That's the way it was until 1994, when the legislature, with the backing of the National Rifle Association, stripped local communities of the right to enact most gun-control ordinances. The move killed an ordinance that had been approved in South Bend and ended the debate on one being considered in Indianapolis. Only the existing Gary and East Chicago ordinances remain in effect.

Last year, the legislature almost passed a sweeping gun immunity law that would have made gun owners free of nearly all liability if their guns were misused. That bill was watered down considerably, extending immunity only to those gun owners whose firearms are misused after they've been stolen.

Federal issue


Several lawmakers said they don't believe Indiana needs to take action, saying this is a federal issue because many assault weapons are already banned under a federal law passed in 1994.

The federal law bars the production and sale of 19 kinds of assault weapons, but it doesn't include the SKS, which Anderson used to kill Laird. And unless Congress acts, the federal law will expire at midnight Sept. 13.

Sen. Kent Adams, a Bremen Republican and former Indiana State Police trooper, thinks discretion is an important part of police work. But other lawmakers are unsure how to determine who is too unstable to have a gun.

And many are reluctant to give police too much power.

Rep. Bill Crawford, D-Indianapolis, is solidly in favor of a ban on assault weapons and has never owned a gun. Rep. Eric Koch, R-Bedford, is solidly opposed to a weapons ban and does own a gun.

Determining who's safe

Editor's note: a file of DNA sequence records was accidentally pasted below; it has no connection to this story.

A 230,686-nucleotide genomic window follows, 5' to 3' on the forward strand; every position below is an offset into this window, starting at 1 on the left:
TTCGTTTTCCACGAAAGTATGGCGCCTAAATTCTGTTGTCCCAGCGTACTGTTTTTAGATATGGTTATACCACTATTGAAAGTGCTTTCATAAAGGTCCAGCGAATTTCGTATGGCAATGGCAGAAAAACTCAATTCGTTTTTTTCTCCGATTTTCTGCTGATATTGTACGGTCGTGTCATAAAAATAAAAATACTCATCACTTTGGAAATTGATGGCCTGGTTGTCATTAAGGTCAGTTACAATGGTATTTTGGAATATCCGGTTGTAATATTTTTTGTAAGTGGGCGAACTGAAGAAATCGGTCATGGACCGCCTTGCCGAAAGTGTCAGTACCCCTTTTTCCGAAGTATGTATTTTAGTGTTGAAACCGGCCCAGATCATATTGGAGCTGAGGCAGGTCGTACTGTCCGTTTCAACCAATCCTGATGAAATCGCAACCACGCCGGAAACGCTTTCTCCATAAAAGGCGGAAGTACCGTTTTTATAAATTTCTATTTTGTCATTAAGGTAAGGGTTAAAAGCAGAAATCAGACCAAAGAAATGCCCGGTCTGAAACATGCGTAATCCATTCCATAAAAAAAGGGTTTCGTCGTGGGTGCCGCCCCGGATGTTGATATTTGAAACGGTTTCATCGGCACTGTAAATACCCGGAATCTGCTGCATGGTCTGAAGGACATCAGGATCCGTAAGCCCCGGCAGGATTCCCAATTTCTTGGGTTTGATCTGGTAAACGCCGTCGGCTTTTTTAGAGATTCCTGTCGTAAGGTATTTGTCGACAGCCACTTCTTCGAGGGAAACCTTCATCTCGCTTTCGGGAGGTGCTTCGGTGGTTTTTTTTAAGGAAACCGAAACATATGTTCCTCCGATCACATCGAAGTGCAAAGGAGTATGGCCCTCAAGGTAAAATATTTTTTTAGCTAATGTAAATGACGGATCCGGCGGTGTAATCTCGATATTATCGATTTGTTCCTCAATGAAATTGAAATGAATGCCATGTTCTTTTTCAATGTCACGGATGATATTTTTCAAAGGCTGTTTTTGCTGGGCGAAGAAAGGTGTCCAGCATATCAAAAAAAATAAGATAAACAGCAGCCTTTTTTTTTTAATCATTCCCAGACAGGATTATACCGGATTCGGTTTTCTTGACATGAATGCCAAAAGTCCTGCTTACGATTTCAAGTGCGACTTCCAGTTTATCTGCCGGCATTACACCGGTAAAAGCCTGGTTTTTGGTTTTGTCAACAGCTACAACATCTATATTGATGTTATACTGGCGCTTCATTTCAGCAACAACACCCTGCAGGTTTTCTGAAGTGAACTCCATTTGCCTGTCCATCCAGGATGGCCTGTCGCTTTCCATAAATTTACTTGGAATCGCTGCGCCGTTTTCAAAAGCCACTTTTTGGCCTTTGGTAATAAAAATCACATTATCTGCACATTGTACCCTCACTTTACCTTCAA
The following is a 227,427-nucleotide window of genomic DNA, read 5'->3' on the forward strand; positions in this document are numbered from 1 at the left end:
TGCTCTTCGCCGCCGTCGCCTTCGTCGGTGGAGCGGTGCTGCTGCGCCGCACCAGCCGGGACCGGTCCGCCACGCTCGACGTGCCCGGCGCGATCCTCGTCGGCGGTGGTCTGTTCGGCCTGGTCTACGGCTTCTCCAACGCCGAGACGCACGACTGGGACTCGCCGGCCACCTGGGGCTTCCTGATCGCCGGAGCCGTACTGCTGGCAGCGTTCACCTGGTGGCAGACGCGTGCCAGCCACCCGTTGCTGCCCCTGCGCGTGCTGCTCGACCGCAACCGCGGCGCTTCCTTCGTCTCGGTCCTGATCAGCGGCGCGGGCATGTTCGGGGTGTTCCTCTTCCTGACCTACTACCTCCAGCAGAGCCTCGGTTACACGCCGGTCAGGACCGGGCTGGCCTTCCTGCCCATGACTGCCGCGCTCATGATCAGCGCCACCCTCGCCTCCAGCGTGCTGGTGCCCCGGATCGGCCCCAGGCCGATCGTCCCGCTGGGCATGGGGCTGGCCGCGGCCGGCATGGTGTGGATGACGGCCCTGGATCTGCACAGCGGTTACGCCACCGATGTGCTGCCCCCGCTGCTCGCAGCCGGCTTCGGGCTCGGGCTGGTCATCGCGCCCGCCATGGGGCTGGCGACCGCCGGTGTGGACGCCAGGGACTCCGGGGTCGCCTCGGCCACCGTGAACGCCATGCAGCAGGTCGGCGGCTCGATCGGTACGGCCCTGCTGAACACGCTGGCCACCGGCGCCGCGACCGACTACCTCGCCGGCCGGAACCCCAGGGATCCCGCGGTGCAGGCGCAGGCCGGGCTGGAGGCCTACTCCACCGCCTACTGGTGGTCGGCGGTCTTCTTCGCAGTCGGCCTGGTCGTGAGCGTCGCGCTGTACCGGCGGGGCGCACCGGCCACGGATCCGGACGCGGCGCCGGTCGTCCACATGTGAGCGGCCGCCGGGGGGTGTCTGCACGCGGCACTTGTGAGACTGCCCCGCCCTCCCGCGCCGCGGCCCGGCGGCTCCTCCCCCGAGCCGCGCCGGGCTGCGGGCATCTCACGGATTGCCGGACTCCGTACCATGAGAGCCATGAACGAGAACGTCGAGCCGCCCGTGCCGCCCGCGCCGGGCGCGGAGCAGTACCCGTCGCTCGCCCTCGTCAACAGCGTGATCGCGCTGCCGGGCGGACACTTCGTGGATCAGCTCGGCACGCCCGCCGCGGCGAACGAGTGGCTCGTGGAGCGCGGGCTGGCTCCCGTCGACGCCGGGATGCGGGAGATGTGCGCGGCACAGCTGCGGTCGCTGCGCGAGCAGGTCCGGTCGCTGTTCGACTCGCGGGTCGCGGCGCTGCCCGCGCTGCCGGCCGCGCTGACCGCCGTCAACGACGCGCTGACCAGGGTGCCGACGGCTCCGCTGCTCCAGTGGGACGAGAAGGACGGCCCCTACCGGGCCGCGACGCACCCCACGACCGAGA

Both share a concern about giving police too much discretion to confiscate weapons.

"That's tricky," Crawford said. "Who determines who is dangerous and mentally ill?"

Koch agreed. "Unless police are capable of administering psychiatric exams, I don't know that we can give them that kind of discretion," he said.

State Rep. Charlie Brown is a Democrat from Gary, one of only two cities in the state with ordinances on the books banning assault weapons. Brown called a ban on such weapons "a no-brainer."

"Nobody is going hunting with assault weapons," he said.

Many lawmakers said it isn't their place to question why a law-abiding individual needs an assault rifle.

"Some people collect Avon bottles. Some people collect coins. Some people collect guns," said Sen. Rose Ann Antich-Carr, D-Merrillville.

Sen. John Waterman, R-Shelburn, doesn't need time to think about his stance on gun-control issues. "No rule, law or regulation is going to stop someone from murdering someone or committing suicide," he said.

Rep. Matt Pierce, D-Bloomington, said he would vote for a state ban on assault weapons. "I don't think there's political support to do that, though," he said.

Call Star reporter Mary Beth Schneider at (317) 444-2772.

Legislative actions on gun-control measures
• 1983: The Indiana Senate defeats a House-passed bill that would have required local officials to destroy cheap handguns known as "Saturday night specials" rather than auctioning them off and putting them back into circulation.
• 1983: Gov. Robert Orr signs bills outlawing sales of armor-piercing plastic-coated handgun ammunition and making it illegal to possess a handgun whose serial number has been altered or obliterated.
• 1985: A new law approved by the legislature limits the possession of "stun guns" to adults who qualify for the possession of handguns.
• 1989: A measure that would restrict the sale of semiautomatic assault weapons fails to win support in the House. The city of East Chicago then approves its own ordinance banning such weapons. Indianapolis and other cities express similar interest.
• 1992-94: Legislation is introduced each session seeking to ban local communities from passing local gun-control ordinances. The ban is approved in 1994 as part of a larger crime bill and is signed into law by Gov. Evan Bayh.
• 1996: Bayh signs legislation allowing judges to impose stiffer sentences on criminals who commit crimes while using guns.